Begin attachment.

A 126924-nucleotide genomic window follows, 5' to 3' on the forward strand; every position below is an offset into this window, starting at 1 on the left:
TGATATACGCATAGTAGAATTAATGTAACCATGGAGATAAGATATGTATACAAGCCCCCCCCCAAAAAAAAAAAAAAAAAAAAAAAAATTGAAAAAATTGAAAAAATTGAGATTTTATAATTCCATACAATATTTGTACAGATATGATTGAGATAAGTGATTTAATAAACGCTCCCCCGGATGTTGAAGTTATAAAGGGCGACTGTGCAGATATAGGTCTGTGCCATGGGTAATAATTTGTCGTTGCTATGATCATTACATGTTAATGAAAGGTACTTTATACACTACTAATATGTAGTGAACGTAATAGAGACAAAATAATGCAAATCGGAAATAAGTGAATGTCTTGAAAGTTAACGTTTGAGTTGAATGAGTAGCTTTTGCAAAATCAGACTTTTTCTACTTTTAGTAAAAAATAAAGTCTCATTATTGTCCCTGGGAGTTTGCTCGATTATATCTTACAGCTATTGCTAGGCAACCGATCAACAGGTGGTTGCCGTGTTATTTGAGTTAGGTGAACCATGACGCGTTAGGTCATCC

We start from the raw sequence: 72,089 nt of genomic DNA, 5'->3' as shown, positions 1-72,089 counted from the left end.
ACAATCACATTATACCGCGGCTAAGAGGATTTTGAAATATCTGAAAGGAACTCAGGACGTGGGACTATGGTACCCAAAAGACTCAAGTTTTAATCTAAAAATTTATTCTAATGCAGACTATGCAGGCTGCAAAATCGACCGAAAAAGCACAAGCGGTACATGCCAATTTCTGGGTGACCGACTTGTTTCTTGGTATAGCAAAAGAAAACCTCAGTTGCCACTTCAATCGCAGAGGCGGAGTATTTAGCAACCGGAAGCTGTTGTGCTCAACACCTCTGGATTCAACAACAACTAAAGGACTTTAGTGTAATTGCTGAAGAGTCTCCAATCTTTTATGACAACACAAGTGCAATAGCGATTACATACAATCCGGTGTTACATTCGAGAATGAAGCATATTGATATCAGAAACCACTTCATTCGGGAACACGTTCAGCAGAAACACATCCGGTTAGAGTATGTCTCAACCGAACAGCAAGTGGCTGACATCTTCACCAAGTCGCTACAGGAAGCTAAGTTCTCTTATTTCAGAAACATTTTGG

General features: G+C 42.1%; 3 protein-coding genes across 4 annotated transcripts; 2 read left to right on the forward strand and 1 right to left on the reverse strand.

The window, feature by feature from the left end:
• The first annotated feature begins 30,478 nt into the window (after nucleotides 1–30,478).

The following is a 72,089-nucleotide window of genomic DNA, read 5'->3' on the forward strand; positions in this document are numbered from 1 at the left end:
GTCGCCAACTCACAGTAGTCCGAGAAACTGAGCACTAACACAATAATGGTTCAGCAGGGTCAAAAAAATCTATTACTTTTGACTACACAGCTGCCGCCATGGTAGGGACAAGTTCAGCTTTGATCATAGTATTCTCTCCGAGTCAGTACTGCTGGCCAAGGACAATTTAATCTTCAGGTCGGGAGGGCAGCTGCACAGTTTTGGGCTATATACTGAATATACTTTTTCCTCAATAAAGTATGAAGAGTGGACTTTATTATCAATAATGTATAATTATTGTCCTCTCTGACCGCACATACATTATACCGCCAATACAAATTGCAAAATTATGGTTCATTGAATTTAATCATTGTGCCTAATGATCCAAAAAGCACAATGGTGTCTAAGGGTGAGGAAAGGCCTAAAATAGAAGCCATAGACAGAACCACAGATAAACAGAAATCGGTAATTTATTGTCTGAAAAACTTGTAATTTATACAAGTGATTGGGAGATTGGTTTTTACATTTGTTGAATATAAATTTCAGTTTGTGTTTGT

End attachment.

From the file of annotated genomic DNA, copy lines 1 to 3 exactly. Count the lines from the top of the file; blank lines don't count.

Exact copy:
A 126924-nucleotide genomic window follows, 5' to 3' on the forward strand; every position below is an offset into this window, starting at 1 on the left:
TGATATACGCATAGTAGAATTAATGTAACCATGGAGATAAGATATGTATACAAGCCCCCCCCCAAAAAAAAAAAAAAAAAAAAAAAAATTGAAAAAATTGAAAAAATTGAGATTTTATAATTCCATACAATATTTGTACAGATATGATTGAGATAAGTGATTTAATAAACGCTCCCCCGGATGTTGAAGTTATAAAGGGCGACTGTGCAGATATAGGTCTGTGCCATGGGTAATAATTTGTCGTTGCTATGATCATTACATGTTAATGAAAGGTACTTTATACACTACTAATATGTAGTGAACGTAATAGAGACAAAATAATGCAAATCGGAAATAAGTGAATGTCTTGAAAGTTAACGTTTGAGTTGAATGAGTAGCTTTTGCAAAATCAGACTTTTTCTACTTTTAGTAAAAAATAAAGTCTCATTATTGTCCCTGGGAGTTTGCTCGATTATATCTTACAGCTATTGCTAGGCAACCGATCAACAGGTGGTTGCCGTGTTATTTGAGTTAGGTGAACCATGACGCGTTAGGTCATCC

We start from the raw sequence: 72,089 nt of genomic DNA, 5'->3' as shown, positions 1-72,089 counted from the left end.